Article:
But that's totally not spying. Nether is it spying the next time an important vote that might have an impact on the NSA or their friends in the commercial world comes up and key senators, hypothetically, receive a transcript or two of their anonymous communications (technically true - that's not spying, just plain old blackmail).
Targeting by exclusion?
Nobody from India, nor from Singapore, nor from EMEA, nether anybody from Software group - who exactly is eligible then? A couple of janitors and the Hardware Engineering group in US only?
But was there an assignment in the first place?
The cunning bit might be that there wasn't an assignment at all - the bloke just wanted to get published to win an unspecified, but most certainly excessive, amount of lagers at the local uni pub.
Bill looks to be wrong here
As far as I recall the C-A-D salute was actually feature of the original IBM AT design, special case being that it generated an actual _hardware_ interrupt from AT keyboard controller (the large, round 5 pin one) that would be handled regardless of the state of the rest of the system.
When it was integrated into Windows (NT 3.5 first IIRC) it was actually for sound security reasons - that is, that the corresponding HW interrupt couldn't be faked by malicious software, therefore C-A-D would always be a safe way for operating system to get to a good known state (whether it was login screen (credential snooping) or task manager (fake one masking the malicious process) irrespective of any software trying to intercept it above kernel level.
As far as I'm concerned that was an inspired hack on reusing something you wouldn't want to happen (random reboots from keyboard inputs) into something you would very much want to happen (fairly secure way to ensure that your login prompt is actually the login prompt, not a patched up worm).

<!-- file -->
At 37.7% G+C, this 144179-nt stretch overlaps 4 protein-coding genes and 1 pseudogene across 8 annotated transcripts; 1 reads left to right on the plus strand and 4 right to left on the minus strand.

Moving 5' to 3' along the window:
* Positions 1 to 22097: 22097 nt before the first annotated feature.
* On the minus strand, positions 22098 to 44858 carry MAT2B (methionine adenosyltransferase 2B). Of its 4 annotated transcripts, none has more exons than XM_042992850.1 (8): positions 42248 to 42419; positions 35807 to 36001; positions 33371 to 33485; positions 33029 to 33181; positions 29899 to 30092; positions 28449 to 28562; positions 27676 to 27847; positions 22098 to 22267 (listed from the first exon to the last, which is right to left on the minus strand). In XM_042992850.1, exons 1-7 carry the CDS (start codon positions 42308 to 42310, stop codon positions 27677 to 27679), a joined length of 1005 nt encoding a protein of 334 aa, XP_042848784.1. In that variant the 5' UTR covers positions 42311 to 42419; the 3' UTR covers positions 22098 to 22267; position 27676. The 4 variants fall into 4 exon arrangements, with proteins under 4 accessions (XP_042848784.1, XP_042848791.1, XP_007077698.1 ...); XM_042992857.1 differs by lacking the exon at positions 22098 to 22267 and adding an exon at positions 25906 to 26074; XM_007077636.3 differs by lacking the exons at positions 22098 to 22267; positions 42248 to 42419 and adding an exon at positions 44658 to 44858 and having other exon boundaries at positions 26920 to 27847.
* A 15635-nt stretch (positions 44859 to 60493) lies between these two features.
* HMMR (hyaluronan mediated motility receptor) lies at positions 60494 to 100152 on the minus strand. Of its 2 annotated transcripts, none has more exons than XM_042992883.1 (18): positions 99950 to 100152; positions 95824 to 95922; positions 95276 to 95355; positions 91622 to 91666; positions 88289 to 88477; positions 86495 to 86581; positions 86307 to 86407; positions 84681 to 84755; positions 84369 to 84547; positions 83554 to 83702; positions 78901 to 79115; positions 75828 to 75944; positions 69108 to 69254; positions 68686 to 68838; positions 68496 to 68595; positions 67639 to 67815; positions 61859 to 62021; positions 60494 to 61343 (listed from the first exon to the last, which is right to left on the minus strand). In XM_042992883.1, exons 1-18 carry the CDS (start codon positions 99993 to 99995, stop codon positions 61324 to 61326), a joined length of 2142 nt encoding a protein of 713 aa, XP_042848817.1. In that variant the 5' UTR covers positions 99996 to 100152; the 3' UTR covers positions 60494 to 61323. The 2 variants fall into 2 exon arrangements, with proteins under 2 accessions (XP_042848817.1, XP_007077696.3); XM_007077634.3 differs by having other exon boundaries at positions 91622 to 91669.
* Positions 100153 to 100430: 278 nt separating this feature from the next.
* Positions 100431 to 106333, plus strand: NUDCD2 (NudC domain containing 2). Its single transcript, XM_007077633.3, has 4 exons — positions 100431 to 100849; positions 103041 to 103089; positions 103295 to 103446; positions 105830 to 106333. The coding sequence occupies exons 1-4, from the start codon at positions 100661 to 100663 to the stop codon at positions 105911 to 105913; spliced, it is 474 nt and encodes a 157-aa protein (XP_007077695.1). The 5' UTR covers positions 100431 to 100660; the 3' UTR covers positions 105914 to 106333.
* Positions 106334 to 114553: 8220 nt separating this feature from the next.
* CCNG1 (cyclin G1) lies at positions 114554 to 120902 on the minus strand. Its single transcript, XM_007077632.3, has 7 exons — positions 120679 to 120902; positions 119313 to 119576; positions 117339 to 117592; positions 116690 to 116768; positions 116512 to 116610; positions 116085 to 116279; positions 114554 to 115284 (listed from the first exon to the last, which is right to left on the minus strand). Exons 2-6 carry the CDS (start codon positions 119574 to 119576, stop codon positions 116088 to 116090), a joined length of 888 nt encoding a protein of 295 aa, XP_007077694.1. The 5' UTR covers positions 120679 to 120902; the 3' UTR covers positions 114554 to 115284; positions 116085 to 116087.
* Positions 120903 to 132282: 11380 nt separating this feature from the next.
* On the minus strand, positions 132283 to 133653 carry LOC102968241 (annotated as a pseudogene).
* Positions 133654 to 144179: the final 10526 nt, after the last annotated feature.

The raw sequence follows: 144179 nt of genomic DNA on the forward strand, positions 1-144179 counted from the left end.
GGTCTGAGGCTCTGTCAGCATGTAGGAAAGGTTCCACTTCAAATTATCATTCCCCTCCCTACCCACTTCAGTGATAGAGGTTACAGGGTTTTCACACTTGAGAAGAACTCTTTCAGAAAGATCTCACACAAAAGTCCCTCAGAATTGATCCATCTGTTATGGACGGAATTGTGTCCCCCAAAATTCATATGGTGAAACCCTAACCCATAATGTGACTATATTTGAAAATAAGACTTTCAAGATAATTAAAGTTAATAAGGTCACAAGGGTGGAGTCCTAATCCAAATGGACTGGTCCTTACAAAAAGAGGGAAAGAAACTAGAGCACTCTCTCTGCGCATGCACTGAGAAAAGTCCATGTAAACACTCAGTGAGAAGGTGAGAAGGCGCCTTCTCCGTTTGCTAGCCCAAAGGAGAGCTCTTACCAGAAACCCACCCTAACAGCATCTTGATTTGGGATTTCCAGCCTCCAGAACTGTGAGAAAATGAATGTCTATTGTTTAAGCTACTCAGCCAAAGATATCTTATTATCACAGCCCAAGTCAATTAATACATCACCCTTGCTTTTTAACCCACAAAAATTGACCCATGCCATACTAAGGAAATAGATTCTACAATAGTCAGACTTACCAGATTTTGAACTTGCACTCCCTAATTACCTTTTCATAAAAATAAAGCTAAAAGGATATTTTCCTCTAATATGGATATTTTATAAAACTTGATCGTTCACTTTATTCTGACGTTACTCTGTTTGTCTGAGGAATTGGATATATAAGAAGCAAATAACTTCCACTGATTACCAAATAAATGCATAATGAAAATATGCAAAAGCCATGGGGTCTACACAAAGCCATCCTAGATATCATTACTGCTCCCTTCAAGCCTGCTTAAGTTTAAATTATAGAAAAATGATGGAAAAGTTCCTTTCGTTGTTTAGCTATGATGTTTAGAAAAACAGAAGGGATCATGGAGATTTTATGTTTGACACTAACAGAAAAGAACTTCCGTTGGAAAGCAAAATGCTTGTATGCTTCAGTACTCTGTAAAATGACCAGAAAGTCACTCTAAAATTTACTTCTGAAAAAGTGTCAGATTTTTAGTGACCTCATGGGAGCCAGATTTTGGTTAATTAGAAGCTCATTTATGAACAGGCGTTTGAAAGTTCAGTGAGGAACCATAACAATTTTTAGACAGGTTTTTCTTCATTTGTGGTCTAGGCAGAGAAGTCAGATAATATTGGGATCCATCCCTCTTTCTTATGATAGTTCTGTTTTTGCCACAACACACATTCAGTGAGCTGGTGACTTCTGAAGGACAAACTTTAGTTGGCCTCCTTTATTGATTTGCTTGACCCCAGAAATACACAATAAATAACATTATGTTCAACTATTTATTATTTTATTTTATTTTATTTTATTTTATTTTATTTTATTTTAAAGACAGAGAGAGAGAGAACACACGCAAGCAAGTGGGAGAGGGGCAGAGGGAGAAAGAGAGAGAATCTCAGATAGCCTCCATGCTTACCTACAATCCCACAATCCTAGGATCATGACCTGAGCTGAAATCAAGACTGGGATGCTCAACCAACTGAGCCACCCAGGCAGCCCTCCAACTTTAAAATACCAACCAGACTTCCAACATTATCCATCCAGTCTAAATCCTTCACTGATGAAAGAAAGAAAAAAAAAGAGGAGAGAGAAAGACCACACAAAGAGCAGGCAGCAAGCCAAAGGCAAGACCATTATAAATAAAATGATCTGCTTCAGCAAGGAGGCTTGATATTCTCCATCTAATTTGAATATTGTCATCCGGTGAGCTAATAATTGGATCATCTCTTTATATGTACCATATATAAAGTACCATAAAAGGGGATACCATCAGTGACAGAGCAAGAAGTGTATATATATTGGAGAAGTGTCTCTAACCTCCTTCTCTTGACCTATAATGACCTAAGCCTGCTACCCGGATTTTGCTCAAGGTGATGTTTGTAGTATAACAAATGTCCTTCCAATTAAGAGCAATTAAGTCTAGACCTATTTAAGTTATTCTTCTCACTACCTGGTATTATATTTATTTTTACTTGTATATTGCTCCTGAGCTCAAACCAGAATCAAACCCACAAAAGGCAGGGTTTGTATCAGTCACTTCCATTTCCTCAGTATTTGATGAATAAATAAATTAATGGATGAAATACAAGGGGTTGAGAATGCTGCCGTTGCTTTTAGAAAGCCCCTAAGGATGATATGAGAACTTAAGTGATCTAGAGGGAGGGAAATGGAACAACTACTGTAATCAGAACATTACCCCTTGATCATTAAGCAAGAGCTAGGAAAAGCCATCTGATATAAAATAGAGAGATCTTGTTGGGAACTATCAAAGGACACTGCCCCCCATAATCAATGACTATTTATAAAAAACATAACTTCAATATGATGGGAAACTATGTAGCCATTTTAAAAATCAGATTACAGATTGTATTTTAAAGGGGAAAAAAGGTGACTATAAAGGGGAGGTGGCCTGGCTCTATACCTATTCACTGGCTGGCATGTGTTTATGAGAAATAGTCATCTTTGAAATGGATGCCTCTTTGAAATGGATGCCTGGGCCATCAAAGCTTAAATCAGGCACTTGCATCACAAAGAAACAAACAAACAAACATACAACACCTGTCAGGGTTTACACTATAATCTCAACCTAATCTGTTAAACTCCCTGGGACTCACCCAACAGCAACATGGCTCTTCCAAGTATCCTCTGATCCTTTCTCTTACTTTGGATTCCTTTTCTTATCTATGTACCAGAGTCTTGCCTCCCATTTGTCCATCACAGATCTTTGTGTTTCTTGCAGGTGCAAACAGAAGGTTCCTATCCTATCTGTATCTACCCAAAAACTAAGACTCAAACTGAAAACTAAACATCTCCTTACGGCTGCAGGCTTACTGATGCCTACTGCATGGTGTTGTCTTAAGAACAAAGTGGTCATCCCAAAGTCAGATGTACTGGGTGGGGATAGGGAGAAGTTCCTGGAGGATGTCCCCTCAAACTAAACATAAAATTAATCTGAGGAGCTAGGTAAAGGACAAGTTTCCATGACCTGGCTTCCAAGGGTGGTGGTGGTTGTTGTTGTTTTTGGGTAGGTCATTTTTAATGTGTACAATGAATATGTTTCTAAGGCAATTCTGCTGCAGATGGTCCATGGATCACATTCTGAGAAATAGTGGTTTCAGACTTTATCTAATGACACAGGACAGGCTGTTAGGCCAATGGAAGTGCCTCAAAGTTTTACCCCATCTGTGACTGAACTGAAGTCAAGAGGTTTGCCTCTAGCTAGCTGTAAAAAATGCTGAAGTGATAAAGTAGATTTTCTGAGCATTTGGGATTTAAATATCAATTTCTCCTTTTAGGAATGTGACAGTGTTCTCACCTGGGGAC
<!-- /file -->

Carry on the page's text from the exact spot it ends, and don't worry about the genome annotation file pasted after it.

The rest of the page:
Could this article be a more obvious ad for SAS?
I'm a consumer. Well - an ex mobile developer that used to care about this profoundly. No more.
There isn't all that much difference between Galaxy S2 and 3 or JesusPhone 4S and 5 to warrant bothering at this level of detail. Whoever is 'benchmarking' phones these days is probably a rather misguided effort. Nobody cares. It has been a PIII-733 with a GeForce 1 card by default for at least 2 years now.
Re: Of course it is.
How many 'major' android manufacturers are still out there?
May I humbly suggest that Intel will probably be more than pleased to allow Apple and the likes to use the new chips to run non-Microsoft software as well.
Would only make business sense - associating CPU with Windows 8 would be a commercial suicide - what is the point in investing untold beelions in R&D to only sell 3 copies? ;)
- Hi-torque tank engines: EXTREME car hacking with The Register
- Review What's MISSING on Amazon Fire Phone... and why it WON'T set the world alight
- Product round-up Trousers down for six of the best affordable Androids
- Antique Code Show World of Warcraft then and now: From Orcs and Humans to Warlords of Draenor
- Why did it take antivirus giants YEARS to drill into super-scary Regin? Symantec responds...